Education Committee advances bill for mandatory kindergarten education

Staff Report

BATON ROUGE -- The Senate Education Committee voted 5-1 last week to advance a bill that requires mandatory kindergarten and school attendance for Louisiana children beginning at age 5.

Sen. Cleo Fields

“We have about 2,800 kids who do not attend kindergarten in the state of Louisiana,” Sen. Cleo Fields, D-Baton Rouge, the author of the bill author and the committee’s chairman. “Early childhood education is a necessity. A brain is developed most in the ages from birth to 5 years of age and this bill will give us an opportunity to take advantage of that.”

Senate Bill 10 will require each city, parish and local school board to offer full-day kindergarten instruction to any child who turns five before Sept. 30 of the calendar year in which the school year begins. Children younger than 5 may enter kindergarten if they are evaluated and identified as gifted by the Louisiana Department of Education.

Present law does not mandate kindergarten attendance, and a child in Louisiana is not required to start attending school until age 7.

During the hearing, multiple amendments were added to the bill, including one stating that the bill allows for home study programs or nonpublic schools not seeking state approval to qualify as a kindergarten program under the law.

Susan East Nelson, executive director of the Louisiana Partnership for Children and Families, spoke in support of the bill. In 2015, the Louisiana Partnership launched a platform for children with mandatory kindergarten being a major item on the agenda.

She stated that kindergarten gives children healthy meals and developmental screening beginning at a younger age.

Sen. Beth Mizell, R-Franklinton, the Senate’s president pro tempore, disagreed with the bill on the grounds that some children are not ready to attend kindergarten at the age of 5.

Jessie Leger, the director of legislative affairs for Homeschool Louisiana, also spoke in opposition to the bill, citing the 2009 Louisiana children’s code, which states that is the parent’s responsibility to decide the “educational, moral and ethical training of the child.”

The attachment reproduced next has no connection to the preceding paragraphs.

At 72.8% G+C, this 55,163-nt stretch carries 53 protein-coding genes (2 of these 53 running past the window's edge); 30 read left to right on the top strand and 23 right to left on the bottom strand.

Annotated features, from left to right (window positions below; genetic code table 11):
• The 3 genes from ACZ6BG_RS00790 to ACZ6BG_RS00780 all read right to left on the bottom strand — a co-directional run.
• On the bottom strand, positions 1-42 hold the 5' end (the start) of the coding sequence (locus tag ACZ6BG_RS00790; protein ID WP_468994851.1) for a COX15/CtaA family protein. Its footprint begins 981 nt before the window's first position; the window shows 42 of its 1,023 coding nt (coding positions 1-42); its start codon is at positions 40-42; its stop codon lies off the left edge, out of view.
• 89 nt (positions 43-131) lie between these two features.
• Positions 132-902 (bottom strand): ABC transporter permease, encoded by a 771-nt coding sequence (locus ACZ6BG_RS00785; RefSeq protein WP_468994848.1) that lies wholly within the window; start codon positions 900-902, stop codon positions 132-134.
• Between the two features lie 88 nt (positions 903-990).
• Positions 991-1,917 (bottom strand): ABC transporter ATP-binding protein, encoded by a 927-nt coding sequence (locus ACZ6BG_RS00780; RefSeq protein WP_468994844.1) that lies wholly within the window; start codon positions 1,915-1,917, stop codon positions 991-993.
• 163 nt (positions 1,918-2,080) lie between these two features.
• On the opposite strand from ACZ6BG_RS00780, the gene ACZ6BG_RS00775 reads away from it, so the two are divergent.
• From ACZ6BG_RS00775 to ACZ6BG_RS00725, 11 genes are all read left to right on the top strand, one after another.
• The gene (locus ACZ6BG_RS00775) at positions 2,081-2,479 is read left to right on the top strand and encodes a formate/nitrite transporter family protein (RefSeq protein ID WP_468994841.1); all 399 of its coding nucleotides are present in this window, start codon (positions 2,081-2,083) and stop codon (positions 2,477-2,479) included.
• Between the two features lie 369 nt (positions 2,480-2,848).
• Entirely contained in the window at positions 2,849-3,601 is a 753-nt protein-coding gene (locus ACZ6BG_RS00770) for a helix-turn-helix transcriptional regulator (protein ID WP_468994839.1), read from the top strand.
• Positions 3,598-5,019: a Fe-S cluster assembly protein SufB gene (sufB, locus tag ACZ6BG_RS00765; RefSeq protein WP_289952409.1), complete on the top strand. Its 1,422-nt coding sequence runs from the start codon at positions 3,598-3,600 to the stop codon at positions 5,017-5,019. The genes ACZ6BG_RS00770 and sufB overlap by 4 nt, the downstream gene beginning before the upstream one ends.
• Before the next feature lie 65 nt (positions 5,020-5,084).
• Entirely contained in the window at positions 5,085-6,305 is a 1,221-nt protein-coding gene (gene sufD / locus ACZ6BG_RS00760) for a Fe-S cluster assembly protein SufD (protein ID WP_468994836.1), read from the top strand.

“Just like children walk, talk, crawl and sit-up at different ages, children have a range of when they learn how to read,” Leger said. “Some as early as 3 or 4 and some, like my middle child, not until 9. Had he been in a classroom setting, he would have been told there is a deficiency with a whole alphabet soup of diagnoses, but he just needed some more time.”

Sen. Katrina Jackson, D-Monroe, heartily advocated for the bill and responded to Leger by stating that even children who may be immature would benefit from beginning school earlier and receiving extra care in order to catch up with the other children their age.

 “When an immature child that has not had some kind of intervention of formal education comes into first grade, that first grade teacher is then graded based on that child’s performance,” said Sen. Jackson. “But that teacher, principal and staff is obligated at that point to ensure that child performs at the same level as a child who has availed himself to some type of formal education in Pre-K 4 or kindergarten.”

Gov. John Bel Edwards’ office took to social media to support the bill, posting a graphic stating the benefits of mandatory kindergarten. They include laying the foundation for reading, math and science; developing children’s social-emotional skills; and creating greater success in elementary school and beyond.

 “This bill is vital for ensuring all of Louisiana’s children have the opportunity to thrive, and I am proud to have it in my legislative agenda,” the caption on Edwards’ message said.

The bill next moves to the Senate floor for debate.